After the user selects a file, she may make another decision 6, either to play the editable element 7 or to edit the editable element using, e.g., in/out sliders to change the size or duration of the editable element 8. The editable element may, for example, be played following the execution of the interface method. Similarly, the in/out sliders may be used through the interface method. The editable element may then be dragged to a video timeline 9, by for example, the use of a computer mouse through an appropriate application such as the interface method. By dragging the editable element to the video timeline it may be combined with other editable elements in whatever orders the user desires. Further, when a plurality of editable elements is on the timeline, their sequence can be rearranged. When the selected media element or editable element is placed into the timeline, playback values may also be loaded into the timeline.
  • [0096]
    While the editable element is in the timeline the user may decide 10 to edit/preview more editable elements 5, and then select another file from the list of available files 4. She may also add media effects to the timeline 11 such as voice over, titles, captions, inserting editable elements between editable elements, animation, etc. The effects may be bridges between two video clips or over part of an editable element. During all edits, playback values are loaded into the timeline. The editing may be accomplished through use of an appropriate application, e.g. the interface method. The user may choose: (i) to import one or more images and then add them to the timeline; (ii) to zoom in or crop the image; (iii) to add one or more audio files; (iv) to crop the beginning and/or end of the audio file; (v) to add one or more titles and/or type words into the title; and/or (vi) to add the titles to the timeline and/or rearrange any of the elements and/or re-edit any of the elements of the timeline.
  • [0097]
    The user may also decide to preview the editable element 13 without editing it or without editing further if editing has already taken place and then decide 14 to save the editable element 15 for editing at a later time, or go back and do more importing and/or editing 12. During preview, the edit area may be hidden from view and the editable element may be loaded into a movie preview area. Alternatively all views of the initial interface may remain visible. The editable element may be saved in the standardized digital editing format or the user specified format. The user can also export the editable output file (not shown) to a specified destination such as a hard drive or send the video or notification of its completion to one or more recipients.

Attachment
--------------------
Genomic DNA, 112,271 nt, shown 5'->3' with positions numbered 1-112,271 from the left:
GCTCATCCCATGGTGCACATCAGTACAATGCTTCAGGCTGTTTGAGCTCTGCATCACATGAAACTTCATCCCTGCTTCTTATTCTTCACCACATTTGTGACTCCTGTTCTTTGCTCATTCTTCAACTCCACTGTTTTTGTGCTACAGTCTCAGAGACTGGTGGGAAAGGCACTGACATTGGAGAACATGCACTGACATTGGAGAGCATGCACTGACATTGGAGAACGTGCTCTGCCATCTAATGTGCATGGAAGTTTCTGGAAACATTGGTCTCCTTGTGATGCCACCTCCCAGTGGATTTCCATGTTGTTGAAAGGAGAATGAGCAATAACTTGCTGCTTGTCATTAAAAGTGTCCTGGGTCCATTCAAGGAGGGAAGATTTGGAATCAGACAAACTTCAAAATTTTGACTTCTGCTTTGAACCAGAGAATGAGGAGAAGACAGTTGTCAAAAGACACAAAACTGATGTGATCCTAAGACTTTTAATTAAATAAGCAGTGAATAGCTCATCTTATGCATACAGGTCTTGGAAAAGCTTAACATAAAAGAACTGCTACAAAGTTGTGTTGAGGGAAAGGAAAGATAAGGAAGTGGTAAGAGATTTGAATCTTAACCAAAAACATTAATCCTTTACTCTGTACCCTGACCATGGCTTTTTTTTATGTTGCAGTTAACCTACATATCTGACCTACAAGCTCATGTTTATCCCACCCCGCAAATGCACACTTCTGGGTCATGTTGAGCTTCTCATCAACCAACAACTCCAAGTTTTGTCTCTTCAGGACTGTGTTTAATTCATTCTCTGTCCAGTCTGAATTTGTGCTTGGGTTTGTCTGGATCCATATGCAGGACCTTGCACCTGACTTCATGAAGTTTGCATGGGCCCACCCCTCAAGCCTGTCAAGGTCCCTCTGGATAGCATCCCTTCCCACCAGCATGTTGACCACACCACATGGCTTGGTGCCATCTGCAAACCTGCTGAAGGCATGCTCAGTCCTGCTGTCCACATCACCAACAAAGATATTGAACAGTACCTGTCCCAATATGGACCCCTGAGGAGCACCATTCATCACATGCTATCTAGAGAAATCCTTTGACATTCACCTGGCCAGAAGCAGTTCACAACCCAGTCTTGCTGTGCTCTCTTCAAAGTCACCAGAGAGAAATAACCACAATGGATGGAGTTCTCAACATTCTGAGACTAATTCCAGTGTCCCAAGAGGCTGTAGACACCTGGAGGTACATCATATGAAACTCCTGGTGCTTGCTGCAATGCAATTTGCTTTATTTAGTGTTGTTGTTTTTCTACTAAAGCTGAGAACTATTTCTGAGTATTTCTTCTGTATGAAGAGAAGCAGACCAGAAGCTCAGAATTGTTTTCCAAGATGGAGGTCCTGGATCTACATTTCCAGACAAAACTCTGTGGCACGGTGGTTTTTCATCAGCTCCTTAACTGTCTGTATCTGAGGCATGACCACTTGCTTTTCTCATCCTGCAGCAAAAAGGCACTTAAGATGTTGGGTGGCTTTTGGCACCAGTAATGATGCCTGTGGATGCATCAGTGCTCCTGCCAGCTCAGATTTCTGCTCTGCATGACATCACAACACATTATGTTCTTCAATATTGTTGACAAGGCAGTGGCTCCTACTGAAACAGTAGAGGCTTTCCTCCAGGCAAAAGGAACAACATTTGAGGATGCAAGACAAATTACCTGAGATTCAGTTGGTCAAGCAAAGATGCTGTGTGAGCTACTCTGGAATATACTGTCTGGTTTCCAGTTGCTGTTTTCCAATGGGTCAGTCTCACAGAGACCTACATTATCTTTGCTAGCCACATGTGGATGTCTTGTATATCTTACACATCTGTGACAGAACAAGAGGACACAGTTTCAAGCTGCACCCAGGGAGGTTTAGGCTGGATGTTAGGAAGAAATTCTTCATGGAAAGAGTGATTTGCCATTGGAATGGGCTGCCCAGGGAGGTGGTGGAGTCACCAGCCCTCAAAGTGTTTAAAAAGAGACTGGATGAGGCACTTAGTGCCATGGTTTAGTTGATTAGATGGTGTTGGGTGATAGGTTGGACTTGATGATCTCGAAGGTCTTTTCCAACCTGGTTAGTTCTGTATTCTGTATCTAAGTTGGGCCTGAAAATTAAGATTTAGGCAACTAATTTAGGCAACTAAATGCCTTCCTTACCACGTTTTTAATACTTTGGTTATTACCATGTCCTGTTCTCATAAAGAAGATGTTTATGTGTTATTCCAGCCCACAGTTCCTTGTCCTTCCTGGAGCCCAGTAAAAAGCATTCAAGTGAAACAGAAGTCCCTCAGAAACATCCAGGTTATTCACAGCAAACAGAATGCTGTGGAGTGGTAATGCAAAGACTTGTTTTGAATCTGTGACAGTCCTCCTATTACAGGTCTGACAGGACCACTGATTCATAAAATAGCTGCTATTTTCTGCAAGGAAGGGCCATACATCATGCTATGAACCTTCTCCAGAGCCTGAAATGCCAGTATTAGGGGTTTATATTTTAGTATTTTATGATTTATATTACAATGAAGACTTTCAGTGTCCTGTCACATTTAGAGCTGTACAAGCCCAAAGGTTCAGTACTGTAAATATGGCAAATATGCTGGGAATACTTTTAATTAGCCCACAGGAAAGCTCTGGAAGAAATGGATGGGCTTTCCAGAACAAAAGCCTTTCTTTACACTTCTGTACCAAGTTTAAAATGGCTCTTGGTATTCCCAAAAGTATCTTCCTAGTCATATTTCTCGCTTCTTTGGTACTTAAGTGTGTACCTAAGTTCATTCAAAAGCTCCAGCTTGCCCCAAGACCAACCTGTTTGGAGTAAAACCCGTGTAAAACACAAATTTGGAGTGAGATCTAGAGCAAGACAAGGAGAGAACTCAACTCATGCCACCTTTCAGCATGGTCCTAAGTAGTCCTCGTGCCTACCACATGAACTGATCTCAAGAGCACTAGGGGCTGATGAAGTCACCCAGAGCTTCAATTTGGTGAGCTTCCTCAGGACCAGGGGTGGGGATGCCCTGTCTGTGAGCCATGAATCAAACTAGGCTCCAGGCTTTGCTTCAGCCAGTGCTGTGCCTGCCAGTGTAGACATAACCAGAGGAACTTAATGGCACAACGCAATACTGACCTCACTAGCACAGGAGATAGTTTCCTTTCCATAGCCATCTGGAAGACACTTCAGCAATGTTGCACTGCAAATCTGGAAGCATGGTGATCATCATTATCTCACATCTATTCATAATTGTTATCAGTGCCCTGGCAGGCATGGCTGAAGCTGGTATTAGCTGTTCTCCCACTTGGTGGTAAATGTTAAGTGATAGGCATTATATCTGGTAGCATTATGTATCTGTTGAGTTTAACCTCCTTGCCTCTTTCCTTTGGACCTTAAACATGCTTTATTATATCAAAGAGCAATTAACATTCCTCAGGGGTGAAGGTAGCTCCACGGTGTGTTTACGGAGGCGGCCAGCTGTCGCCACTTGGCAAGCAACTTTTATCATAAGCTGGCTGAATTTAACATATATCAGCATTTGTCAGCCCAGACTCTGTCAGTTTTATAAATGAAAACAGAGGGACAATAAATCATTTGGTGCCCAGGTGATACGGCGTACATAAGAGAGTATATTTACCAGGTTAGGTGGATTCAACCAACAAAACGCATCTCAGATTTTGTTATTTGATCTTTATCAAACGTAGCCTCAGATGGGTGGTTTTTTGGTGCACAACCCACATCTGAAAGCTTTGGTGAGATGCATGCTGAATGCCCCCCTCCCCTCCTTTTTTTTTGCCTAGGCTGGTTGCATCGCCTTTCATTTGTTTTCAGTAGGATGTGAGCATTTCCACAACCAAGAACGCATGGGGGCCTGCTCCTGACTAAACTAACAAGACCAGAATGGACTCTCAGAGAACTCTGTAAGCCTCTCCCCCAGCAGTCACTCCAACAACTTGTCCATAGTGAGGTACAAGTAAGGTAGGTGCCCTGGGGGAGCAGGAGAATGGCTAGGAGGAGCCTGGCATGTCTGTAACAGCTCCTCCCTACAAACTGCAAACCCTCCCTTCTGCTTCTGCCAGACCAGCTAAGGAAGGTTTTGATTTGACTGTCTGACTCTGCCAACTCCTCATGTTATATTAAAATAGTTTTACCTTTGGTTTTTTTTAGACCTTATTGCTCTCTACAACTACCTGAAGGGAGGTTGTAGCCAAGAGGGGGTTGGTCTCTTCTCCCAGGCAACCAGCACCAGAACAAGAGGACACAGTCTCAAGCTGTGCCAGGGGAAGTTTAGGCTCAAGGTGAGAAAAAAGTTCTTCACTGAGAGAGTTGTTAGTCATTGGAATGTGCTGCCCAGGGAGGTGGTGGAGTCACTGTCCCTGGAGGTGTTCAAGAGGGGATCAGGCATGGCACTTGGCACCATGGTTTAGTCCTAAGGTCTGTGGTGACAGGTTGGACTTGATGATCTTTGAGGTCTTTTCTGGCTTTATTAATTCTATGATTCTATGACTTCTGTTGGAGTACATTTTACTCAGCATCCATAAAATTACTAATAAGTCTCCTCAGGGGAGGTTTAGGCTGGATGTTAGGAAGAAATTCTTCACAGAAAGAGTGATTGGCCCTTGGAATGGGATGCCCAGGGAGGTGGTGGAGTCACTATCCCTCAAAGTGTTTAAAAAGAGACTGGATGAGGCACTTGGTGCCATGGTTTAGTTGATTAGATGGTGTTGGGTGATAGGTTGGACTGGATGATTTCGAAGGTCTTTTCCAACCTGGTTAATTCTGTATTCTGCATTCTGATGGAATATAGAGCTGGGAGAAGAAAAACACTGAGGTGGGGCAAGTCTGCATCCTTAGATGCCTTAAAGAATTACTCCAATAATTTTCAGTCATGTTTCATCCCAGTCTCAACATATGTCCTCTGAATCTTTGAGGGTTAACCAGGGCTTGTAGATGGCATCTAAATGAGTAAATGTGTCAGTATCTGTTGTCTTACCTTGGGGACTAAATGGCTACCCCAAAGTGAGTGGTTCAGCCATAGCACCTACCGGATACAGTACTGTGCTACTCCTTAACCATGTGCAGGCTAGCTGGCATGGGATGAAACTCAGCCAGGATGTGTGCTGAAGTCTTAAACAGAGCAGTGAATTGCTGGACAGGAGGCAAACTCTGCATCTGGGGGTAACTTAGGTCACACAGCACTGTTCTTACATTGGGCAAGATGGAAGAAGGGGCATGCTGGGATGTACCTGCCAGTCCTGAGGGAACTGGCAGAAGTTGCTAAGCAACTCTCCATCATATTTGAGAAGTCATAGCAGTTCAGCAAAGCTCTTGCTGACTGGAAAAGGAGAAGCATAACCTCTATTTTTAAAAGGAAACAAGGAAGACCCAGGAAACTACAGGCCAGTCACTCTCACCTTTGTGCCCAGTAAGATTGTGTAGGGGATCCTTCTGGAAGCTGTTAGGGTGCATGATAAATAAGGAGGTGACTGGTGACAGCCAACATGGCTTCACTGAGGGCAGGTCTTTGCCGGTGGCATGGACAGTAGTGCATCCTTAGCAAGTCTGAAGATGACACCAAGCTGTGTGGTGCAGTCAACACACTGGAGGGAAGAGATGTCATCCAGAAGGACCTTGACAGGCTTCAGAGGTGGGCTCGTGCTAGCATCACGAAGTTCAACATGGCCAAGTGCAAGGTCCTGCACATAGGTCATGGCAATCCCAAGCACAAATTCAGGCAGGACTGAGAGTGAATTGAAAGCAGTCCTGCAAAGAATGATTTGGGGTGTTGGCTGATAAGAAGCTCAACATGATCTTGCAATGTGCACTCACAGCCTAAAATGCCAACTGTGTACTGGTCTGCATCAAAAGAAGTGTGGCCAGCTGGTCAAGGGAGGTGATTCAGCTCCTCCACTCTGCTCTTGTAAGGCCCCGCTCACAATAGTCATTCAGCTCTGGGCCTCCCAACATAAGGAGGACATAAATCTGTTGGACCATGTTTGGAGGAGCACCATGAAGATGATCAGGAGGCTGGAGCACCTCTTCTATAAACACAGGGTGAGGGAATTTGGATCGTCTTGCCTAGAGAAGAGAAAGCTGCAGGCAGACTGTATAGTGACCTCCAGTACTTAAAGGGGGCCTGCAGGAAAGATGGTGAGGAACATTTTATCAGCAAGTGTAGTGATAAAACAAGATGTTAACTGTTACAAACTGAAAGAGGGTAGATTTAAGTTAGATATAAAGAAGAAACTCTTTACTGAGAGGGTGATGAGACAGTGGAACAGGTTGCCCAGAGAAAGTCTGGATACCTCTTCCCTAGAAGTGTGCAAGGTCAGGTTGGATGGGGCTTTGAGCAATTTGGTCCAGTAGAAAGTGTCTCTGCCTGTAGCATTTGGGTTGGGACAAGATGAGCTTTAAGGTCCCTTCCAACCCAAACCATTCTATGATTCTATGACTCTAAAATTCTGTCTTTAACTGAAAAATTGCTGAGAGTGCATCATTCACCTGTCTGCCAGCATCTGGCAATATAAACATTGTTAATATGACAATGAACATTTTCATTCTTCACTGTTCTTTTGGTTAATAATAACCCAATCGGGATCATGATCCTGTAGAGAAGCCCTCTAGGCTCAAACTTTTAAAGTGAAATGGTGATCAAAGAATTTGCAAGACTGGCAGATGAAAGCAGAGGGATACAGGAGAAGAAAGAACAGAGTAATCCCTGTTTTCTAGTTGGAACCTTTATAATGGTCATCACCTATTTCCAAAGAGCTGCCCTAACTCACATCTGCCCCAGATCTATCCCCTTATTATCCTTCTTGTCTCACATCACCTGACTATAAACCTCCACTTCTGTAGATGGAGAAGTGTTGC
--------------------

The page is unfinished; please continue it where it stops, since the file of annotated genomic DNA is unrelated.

• [0098]
    Exemplary saving options also include writing of variables from (e.g. the interface method variables) the timeline to a file (e.g. an XML file). Upon playback, the file would be read and the requisite files opened to simulate a single movie playback. The files may remain in the editable format without ever creating a file that combines the various segments. A second option would be for the host application to use those variables and edit the editable elements to write a new binary edited output file to the file system in a common format, e.g., avi, MPEG, or QuickTime. A third option would be to use those variables or data to stitch together multiple clips into a common format e.g., avi, MPEG, or QT. Finally, the user may quit the application 16.
  • [0099]
    A user may, for example, access the system of the present invention while using a Pentium III or higher level computer, with a Windows 2000 operating systems or higher. Additionally, the computer may e.g. have a capacity of 128 MB RAM and 1000 megahertz processor. Further, the screen resolution is preferably at least 1024×768. These capabilities may exist in personal computers, handheld devices such as the Palm Pilot or Blackberry, and cellular telephones.
  • [0100]
    As described in U.S. Pat. No. 7,124,366, a typical computer system may include a processor that is connected to a memory system through an interconnection mechanism. The computer may also have a special purpose processor that may be used for performing special functions such as encoding or decoding data or complex mathematical or graphic operations.
  • [0101]
    The particular language in which the software for the present invention may be programmed includes but is not limited to C, Java and the host application. Through this software, the computer talks to an application such as the media conversion method, directed reading and writing of files such as XML files, and reading of the hard drive or video library.
  • [0102]